Cost-effectiveness of CBT for depression: uncertainty remains

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Chris Sampson reviews a recent US study which looks at the cost-effectiveness of CBT versus second-generation antidepressants for the initial treatment of major depressive disorder.

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Going beyond the Mental Capacity Act in assessing capacity: recognising and overcoming biases and stereotypes #MentalCapacity2020

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Health and social care professionals routinely assess the mental capacity of people to make decisions about their lives, in accordance with the Mental Capacity Act, 2005. A new briefing note for policy makers and mental health professionals looks at how we can mitigate the risk of assumptions and biases in assessments of mental capacity.

Alex Ruck Keene, an expert in mental capacity and mental health law, summarises the briefing and looks forward to the live streamed #MentalCapacity2020 debate at 12pm on Thursday 26th March.

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What was the most important online mental health research conversation in 2019?

Mental Elf Awards

Twitter threads, podcast chats, live streamed YouTube debates, Facebook rants, Instagram stories, academic bun-fights on blog comments…

There are loads of ways to discuss mental health research online. Today, we want YOUR suggestions for which was the best mental health research conversation last year.

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Media reporting of suicide loss: learning from family and friends who have been bereaved by suicide

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Hannah Scott writes her debut blog on a recent qualitative study which looks at the experiences of people bereaved by suicide regarding media reporting of the death.

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Towards a symptom-based diagnosis of psychotic spectrum disorders?

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Stefanie Sturm critically analyses a recent paper that suggests a symptom-based continuum of psychosis explains cognitive and real-world functional deficits better than traditional diagnoses.

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Music to reduce anxiety and increase comfort among older people in care homes

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Hilary Shepherd appraises and summarises a recent Turkish randomised controlled trial, which explores the effect that music can have on the comfort and anxiety levels of older adults living in a nursing home.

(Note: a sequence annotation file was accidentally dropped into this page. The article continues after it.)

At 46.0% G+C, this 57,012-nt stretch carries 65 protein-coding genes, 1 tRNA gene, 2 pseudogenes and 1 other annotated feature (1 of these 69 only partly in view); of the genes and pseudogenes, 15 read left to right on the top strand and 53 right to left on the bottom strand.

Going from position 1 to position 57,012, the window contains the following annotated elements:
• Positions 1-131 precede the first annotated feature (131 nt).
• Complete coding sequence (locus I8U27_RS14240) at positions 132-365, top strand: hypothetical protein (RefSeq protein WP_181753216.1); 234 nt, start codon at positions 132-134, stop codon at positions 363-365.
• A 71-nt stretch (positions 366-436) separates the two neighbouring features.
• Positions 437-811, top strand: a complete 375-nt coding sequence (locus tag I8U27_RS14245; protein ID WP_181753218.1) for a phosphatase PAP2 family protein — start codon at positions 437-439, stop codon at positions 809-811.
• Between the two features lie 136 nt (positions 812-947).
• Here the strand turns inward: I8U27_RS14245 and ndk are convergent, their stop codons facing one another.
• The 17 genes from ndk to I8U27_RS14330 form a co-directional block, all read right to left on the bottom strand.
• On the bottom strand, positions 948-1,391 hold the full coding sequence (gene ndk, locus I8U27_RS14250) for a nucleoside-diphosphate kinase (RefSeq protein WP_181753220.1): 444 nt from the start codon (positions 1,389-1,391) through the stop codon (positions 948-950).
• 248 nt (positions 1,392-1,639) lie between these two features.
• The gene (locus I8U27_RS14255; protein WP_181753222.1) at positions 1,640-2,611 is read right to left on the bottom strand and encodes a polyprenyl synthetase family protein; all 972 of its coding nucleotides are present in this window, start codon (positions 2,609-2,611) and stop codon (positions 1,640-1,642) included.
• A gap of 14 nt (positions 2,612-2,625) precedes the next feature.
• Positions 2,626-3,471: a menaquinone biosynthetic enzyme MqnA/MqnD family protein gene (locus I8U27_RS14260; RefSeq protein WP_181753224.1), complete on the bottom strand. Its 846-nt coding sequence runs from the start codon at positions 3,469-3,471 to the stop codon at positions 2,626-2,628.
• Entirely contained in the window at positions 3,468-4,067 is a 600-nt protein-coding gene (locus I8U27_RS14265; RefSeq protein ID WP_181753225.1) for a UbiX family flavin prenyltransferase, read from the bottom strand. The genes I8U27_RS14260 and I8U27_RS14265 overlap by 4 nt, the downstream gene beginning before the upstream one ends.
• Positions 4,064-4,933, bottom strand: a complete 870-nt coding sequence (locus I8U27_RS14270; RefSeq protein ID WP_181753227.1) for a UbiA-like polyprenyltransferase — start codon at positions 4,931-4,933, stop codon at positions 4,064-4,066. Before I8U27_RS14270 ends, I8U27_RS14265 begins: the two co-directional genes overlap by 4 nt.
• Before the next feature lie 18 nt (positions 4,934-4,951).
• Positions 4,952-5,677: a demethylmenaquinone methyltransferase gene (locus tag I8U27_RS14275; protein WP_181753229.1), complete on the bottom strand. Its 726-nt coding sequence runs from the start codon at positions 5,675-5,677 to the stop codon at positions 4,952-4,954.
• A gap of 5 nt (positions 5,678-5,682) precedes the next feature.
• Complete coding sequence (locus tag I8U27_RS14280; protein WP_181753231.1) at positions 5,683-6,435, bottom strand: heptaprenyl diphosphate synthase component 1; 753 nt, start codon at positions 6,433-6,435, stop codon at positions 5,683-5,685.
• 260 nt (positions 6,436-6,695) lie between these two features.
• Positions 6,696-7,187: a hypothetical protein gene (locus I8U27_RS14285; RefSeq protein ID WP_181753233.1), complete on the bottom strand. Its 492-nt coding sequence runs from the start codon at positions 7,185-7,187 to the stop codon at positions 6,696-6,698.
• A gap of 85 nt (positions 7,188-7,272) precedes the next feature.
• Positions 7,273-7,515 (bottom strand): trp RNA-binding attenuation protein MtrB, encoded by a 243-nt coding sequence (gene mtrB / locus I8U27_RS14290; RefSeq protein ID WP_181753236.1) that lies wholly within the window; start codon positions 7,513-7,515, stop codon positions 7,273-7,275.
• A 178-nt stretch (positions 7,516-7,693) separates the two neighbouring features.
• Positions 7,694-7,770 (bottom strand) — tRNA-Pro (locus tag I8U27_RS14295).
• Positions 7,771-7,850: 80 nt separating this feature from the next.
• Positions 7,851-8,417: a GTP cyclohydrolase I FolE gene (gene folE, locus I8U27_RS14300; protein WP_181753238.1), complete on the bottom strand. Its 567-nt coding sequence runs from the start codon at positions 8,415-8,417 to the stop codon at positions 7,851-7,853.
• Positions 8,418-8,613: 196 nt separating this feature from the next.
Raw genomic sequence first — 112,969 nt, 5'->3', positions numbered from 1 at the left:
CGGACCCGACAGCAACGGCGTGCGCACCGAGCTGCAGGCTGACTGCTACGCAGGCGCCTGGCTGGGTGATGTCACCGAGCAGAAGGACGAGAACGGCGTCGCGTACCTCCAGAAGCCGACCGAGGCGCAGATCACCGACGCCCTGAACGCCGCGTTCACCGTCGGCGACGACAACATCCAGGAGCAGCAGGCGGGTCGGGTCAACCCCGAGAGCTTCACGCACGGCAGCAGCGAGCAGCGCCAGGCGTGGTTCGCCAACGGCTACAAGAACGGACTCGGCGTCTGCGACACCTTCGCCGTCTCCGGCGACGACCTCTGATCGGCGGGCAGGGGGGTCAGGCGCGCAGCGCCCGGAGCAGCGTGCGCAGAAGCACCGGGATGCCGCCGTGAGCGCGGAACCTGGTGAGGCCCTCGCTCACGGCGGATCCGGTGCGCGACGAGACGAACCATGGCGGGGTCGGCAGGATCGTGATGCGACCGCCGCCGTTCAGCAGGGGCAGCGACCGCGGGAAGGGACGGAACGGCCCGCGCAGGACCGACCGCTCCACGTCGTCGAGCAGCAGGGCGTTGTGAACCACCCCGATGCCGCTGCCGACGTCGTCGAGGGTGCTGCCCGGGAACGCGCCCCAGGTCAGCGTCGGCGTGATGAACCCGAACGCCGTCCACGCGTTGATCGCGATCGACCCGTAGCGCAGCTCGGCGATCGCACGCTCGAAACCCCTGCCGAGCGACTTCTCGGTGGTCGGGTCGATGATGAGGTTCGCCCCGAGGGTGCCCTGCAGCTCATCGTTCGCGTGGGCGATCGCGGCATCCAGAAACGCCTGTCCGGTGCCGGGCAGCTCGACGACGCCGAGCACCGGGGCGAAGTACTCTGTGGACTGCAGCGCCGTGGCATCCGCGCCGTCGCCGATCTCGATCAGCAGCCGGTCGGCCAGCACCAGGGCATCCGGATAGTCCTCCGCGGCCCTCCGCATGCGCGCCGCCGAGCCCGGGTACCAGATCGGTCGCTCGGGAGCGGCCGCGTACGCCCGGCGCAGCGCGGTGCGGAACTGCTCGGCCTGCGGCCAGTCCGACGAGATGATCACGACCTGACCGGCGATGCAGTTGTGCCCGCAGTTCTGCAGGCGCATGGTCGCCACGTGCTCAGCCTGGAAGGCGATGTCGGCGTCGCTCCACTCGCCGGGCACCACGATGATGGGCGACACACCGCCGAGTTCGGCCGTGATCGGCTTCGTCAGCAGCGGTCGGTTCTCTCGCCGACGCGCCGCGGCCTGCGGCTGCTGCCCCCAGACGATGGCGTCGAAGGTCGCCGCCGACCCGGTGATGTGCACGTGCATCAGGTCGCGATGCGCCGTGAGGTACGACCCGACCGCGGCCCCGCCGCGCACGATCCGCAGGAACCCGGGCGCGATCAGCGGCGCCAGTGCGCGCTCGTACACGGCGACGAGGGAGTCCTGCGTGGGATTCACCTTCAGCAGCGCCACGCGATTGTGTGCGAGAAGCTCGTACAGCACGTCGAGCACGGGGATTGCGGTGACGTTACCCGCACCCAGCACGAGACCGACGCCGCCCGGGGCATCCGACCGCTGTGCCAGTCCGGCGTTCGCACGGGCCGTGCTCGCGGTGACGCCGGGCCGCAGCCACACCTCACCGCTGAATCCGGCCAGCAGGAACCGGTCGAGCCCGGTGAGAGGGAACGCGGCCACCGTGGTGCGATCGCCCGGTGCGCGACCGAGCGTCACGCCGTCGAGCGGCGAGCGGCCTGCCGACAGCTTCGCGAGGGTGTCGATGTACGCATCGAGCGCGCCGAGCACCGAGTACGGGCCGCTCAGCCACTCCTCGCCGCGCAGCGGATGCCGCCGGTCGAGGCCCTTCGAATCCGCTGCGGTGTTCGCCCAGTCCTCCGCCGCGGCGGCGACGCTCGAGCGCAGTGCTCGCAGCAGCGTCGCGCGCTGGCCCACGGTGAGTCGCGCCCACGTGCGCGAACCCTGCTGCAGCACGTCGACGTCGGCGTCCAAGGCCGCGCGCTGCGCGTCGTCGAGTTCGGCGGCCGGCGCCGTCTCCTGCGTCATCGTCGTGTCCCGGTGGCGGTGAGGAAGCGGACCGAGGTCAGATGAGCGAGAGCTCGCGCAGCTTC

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Cardiovascular risk in severe mental illness: is there a right intervention?

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A group of Masters Students from the University of Glasgow Global Mental Health MSc write about the Primrose trial, which looked at the clinical and cost-effectiveness of an intervention for reducing cholesterol and cardiovascular risk in severe mental illness.

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Risperidone and aripiprazole: genotype, metabolism and dosage

CYP2D6 genotyping before starting treatment might be valuable in clinical practice for individualising risperidone and aripiprazole treatment.

Dolly Sud writes her debut elf blog on a recent retrospective analysis, which compares dose changes of risperidone and aripiprazole with patients’ individual genotype.

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Service user experiences of dissociation

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A team of mental health staff from the University of Edinburgh write a joint blog on a recent qualitative study about the experience of dissociation in people with psychosis.

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Nominate your top 3 Mental Elf blogs published in 2019 #MentalElfAwards

Mental Elf Awards

Today, please take 2 minutes to nominate your top 3 Mental Elf blogs published in 2019.

The #MentalElfAwards honour mental health research, researchers and those who communicate research findings in the real world.

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